Don't despair. There's plenty of time to get back on track. Here are a few suggestions:
First, make a budget. Compare what's going out with what's coming in. If your expenses exceed your income, you'll never get ahead.
Track what you spend. For the next few months, write down every penny you spend on rent or mortgage, utilities, groceries, meals out, parking meters, allowances, gas - the works. Don't forget to add in monthly amounts for periodic bills like your car and homeowner's insurance.
Review your list for non-essentials you can trim. A $5-a-day coffee habit costs $1,800 a year; buying a $10 lunch every day will run about $2,500. You could save a fortune by brewing your own coffee and packing lunch a few days a week. Put those savings toward paying off credit cards and you'll save even more, since you'll reduce the amount of interest accrued on those loans.
A few other money-saving ideas:
Consolidate errands to save gas
Try generic brand groceries
Investigate using generic drugs and ask if there's a discount for ordering multiple-month prescriptions by mail
Raise insurance deductibles
Pay down higher-interest credit cards first
Balance your checking account regularly to avoid overdraft charges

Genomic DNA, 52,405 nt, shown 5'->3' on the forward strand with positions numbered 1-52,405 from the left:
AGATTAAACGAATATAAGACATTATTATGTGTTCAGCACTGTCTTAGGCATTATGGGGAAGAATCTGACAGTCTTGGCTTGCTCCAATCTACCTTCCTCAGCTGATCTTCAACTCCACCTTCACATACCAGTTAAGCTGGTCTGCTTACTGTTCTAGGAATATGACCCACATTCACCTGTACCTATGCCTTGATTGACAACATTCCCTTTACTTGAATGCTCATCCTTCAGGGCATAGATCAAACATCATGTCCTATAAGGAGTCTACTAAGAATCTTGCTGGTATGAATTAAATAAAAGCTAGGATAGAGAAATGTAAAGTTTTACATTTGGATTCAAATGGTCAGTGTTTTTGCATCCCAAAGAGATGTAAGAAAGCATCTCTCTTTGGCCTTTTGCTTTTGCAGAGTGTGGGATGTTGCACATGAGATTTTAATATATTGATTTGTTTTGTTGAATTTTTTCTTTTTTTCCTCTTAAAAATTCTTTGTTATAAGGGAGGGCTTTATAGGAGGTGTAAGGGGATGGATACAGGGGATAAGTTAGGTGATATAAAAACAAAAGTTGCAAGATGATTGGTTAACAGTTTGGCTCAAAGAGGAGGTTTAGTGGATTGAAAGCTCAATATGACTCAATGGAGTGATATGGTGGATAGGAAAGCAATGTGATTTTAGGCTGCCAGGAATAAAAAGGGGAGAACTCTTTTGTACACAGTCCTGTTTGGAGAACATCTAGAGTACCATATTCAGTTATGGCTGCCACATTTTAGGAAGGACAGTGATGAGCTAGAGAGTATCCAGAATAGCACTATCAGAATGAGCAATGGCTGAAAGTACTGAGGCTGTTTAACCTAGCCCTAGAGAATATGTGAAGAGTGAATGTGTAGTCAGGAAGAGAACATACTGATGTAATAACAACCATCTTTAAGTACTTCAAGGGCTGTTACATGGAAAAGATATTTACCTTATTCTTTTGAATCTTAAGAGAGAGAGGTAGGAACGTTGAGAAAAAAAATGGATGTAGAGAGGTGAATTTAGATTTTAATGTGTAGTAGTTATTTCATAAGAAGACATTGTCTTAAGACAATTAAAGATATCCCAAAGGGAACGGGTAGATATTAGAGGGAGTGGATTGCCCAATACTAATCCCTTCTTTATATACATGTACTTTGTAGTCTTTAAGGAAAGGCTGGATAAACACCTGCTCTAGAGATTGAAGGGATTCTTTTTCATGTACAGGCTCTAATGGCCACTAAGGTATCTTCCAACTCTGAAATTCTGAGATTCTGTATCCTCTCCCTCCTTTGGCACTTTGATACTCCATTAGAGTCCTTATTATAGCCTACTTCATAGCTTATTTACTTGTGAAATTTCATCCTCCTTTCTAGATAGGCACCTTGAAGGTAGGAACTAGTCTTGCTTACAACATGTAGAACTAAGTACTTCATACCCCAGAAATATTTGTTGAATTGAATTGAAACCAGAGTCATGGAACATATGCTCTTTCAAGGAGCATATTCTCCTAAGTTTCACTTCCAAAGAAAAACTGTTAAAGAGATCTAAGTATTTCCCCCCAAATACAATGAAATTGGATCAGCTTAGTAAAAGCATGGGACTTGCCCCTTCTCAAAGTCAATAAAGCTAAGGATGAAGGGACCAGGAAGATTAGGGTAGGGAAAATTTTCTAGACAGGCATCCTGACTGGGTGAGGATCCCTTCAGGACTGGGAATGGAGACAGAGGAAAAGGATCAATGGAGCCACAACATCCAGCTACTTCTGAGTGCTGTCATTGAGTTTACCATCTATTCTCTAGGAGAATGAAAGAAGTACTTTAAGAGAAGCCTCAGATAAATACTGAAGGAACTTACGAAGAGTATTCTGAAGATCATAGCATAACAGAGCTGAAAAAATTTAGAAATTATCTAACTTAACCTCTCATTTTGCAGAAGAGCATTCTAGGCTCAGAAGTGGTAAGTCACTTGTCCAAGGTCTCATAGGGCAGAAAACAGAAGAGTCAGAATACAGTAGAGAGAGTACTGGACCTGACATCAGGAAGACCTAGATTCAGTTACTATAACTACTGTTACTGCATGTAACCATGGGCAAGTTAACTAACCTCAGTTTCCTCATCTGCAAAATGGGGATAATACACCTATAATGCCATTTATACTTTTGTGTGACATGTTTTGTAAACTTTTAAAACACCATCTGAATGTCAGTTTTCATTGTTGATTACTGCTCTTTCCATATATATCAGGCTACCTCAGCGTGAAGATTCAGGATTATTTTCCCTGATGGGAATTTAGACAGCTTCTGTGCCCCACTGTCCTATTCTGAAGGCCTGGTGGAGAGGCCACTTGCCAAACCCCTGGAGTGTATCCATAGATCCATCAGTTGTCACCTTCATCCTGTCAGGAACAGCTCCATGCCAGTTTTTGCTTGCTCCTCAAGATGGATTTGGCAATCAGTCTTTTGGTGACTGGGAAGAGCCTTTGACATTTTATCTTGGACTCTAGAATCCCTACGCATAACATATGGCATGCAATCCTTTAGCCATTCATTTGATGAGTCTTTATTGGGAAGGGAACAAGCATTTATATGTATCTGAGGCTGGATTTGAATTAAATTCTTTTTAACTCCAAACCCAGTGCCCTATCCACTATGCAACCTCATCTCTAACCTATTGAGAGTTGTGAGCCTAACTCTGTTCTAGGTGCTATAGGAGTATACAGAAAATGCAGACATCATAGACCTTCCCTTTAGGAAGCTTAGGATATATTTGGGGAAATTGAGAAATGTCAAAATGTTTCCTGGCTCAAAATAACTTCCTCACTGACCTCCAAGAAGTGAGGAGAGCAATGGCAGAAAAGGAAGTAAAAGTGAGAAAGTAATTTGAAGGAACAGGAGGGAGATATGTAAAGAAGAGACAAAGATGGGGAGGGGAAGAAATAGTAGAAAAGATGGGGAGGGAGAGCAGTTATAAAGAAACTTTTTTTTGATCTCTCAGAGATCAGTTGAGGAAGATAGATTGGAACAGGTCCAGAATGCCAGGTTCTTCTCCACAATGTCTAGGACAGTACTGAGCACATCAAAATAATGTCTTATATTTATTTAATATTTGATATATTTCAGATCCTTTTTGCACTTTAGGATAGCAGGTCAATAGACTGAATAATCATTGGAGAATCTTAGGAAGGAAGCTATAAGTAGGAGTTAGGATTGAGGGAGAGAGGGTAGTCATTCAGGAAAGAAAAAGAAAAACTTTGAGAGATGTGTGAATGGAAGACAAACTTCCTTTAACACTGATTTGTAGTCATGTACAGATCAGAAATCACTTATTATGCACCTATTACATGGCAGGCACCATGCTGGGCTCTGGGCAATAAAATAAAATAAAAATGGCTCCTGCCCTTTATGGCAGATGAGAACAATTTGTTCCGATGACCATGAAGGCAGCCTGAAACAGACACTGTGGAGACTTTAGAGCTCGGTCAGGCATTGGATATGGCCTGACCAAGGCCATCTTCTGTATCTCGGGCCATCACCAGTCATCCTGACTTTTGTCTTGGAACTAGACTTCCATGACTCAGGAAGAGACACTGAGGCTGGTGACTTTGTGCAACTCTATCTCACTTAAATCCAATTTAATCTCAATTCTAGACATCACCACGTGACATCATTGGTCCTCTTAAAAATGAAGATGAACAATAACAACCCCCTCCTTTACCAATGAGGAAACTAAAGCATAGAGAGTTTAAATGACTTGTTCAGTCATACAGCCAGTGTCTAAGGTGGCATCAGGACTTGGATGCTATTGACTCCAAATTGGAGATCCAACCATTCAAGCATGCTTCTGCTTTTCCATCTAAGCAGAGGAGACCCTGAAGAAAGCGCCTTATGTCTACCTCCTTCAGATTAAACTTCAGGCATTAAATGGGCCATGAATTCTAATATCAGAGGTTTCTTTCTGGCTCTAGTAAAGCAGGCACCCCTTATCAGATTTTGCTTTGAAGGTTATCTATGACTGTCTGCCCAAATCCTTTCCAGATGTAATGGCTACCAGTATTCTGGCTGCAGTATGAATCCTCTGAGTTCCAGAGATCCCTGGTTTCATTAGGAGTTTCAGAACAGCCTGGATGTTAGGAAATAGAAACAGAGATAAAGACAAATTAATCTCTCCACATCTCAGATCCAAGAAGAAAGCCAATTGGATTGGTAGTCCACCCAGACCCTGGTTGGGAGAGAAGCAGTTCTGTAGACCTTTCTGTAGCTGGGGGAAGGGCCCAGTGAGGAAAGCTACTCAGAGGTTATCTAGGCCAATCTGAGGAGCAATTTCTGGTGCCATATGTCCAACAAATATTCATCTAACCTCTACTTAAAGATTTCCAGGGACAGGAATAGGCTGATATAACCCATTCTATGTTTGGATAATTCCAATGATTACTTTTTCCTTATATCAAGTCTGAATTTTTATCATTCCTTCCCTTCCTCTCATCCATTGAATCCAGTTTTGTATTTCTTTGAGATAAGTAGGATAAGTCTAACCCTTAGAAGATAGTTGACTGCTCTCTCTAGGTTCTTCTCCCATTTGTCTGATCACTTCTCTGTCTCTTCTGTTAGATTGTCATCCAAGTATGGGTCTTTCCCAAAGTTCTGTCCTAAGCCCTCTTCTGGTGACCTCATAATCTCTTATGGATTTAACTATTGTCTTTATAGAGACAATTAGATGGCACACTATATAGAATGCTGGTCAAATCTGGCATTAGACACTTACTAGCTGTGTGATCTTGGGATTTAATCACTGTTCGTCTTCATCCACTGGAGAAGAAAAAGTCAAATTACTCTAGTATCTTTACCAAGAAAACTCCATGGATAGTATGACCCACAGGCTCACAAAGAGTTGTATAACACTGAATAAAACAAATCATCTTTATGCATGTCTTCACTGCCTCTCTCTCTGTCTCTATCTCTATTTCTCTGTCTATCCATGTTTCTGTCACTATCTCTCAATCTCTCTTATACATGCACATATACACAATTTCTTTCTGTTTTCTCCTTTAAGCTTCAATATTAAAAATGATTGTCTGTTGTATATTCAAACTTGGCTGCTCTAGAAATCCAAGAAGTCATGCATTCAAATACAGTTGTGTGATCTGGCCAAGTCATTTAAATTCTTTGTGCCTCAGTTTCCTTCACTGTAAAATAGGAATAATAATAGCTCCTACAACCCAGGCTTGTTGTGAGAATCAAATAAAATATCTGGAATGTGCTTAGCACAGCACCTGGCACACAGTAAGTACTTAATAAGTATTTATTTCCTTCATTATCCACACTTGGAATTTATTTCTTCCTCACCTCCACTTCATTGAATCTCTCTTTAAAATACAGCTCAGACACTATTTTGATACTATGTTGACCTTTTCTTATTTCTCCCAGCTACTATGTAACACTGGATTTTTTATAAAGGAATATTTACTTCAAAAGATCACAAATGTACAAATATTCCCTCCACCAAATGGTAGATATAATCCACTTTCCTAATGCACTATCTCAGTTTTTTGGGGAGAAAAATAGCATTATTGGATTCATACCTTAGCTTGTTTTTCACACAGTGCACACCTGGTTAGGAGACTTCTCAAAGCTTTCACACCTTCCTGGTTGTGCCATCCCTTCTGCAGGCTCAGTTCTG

Avoid using out-of-network ATMs; take cash back on debit card purchases to avoid foreign ATM fees
Quit smoking - a pack a day habit costs over $1,500 a year
Weatherproof your home and buy energy-efficient appliances
Check out books and DVDs from the library instead of buying them
Start saving for retirement. Now. Thanks to compound earnings (where interest earned on your savings in turn generates more earnings) the sooner you start saving, the faster your account will grow. Here's an example:
Say you're 22, earn $30,000 a year and put aside 6 percent of pay until age 65 at an 8 percent average annual rate of return. Your $77,400 investment will grow to $619,000 by 65; but wait until 32 to begin saving and you'll only accumulate $274,000 - a huge difference. If you increase the percentage of pay saved and factor in annual raises, your savings will skyrocket.
Probably the easiest and most tax-effective retirement savings method is your employer's 401(k) or similar plan. Money is deducted from your paycheck before being taxed, which lowers your taxable income and thus, your taxes. You aren't taxed until the money is withdrawn at retirement, when your taxable income and tax rate may be much lower.
Most companies match a portion of your contributions - commonly 50 percent of your first 3 percent of pay saved, or better. That's a 50 percent rate of return, so be sure to contribute at least enough to take full advantage of the match. Practical Money Skills for Life features a complete guide to 401(k) plans and other employer-provided benefits (www.practicalmoneyskills.com/benefits).
If a 401(k) plan isn't available, try a Roth IRA. Although initial contributions are taxed, you'll never pay taxes on the earnings. The earlier you contribute to a Roth, the bigger your tax savings. Consult a financial professional regarding your personal situation.
You've still got several months to end the year on a high note, so start saving now.
Jason Alderman directs Visa's financial education programs. Sign up for his free monthly e-Newsletter at www.practicalmoneyskills.com/newsletter.